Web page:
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Old March 29, 2013, 12:57 PM   #1
JimDandy
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Installing a Limbsaver

I'm confident enough with my woodworking skills to remove the recoil pad, and install the limbsaver I purchased. The only question I have is it says to take the rifle to a gunsmith if the pad is glued on. Looking at it, it could just be really old and look like it's glued on, or it could be glued on. Why do they suggest taking it to a gunsmith? Is it just the added headache of the glue, or were the models with a glued on pad somehow different and require sophisticated work?
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Old March 29, 2013, 01:00 PM   #2
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No
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Old March 29, 2013, 01:23 PM   #3
cvc944
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Jim. I've never removed a pad from a rifle that was glued on. I've only ever done the ones held on by screws, so I can't tell you the answer. However there certainly exists a greater chance to damage a stock removing a pad that is glued on. Getting the opinion of someone who has actually removed a pad from the exact type and vintage of the rifle you are working on would be prudent. I would love to know the answer after you find out.
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Old March 29, 2013, 02:18 PM   #4
JimDandy
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No what Guncrank? No, as long as I can handle glued wood I'm fine, or ??
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Old March 29, 2013, 03:23 PM   #5
Jerry45
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Is your stock wood or plastic? I presume it's wood since you mentioned your woodworking ability. Does the pad have holes in it threw-which screws could have been installed? If it does I'd check to see if it's screwed on and remove the screws. Then I'd see if I could remove it by hand. If there are no screws it's probably glued on. In that case I'd take a thin blade knife (fillet knife) and carefully work it between the stock and the pad. If it has no screws and is glued on you'll have to drill the stock (so it doesn't split/crack) to install the screws for the LimbSaver.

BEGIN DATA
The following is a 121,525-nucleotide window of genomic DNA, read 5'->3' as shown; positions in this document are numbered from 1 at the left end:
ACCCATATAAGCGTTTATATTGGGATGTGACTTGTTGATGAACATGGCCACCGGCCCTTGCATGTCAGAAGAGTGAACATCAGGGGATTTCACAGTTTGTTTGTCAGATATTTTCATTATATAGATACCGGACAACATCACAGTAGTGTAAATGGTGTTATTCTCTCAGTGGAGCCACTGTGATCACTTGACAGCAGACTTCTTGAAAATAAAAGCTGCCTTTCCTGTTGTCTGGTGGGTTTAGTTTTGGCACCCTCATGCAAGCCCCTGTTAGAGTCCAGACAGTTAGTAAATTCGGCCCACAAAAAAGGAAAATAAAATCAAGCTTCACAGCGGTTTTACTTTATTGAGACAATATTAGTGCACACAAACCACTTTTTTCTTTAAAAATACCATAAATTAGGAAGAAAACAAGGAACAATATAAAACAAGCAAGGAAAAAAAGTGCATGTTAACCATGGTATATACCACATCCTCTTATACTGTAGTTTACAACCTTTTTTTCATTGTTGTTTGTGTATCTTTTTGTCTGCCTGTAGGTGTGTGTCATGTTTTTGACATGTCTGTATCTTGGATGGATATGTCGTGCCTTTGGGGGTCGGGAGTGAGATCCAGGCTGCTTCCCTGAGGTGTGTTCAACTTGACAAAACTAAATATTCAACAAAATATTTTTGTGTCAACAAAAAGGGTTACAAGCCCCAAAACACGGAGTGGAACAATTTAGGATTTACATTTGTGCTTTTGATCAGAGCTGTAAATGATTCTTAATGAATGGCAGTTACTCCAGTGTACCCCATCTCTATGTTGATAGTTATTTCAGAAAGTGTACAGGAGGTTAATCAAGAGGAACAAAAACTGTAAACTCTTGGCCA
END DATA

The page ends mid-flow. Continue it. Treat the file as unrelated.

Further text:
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Last edited by Jerry45; March 29, 2013 at 03:29 PM.
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Old March 29, 2013, 03:27 PM   #6
OEF-Vet
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Re: Installing a Limbsaver

I would follow Jerry45s advice.
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Old March 29, 2013, 04:53 PM   #7
tobnpr
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FWIW, I make stocks, and install a dozen pads or more a week. To do it correctly, you need to use a jig- I use one by Miles Gilbert- to set the comb and toe angles of the stock for grinding the correct angles on the pad.

You could try to "eyeball" it, I suppose....but you're likely to end up with something less than a professional-looking installation.
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Old March 29, 2013, 04:54 PM   #8
oldgunsmith
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On some pads the screw holes are hard to see at first. Sometimes you have to stretch and pull around on the rubber about where the holes should be and look for a small slit to appear in the surface. The slit is cut at the time of installation and if the screw and driver are both properly greased the slits close up and "disappear" when you're done.
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Old March 29, 2013, 04:58 PM   #9
JimDandy
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I got lucky. I decided to just get started, and find out if I was worried about nothing. Turns out, I was. the pad is supposedly contoured for my rifle, and it's not BAD, but its not as good as I'd like either. The taper isn't quite right, but for a multi-rifle fit, I guess I'm being too nitpicky.
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Old March 29, 2013, 09:09 PM   #10
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You asked several questions all answered by no
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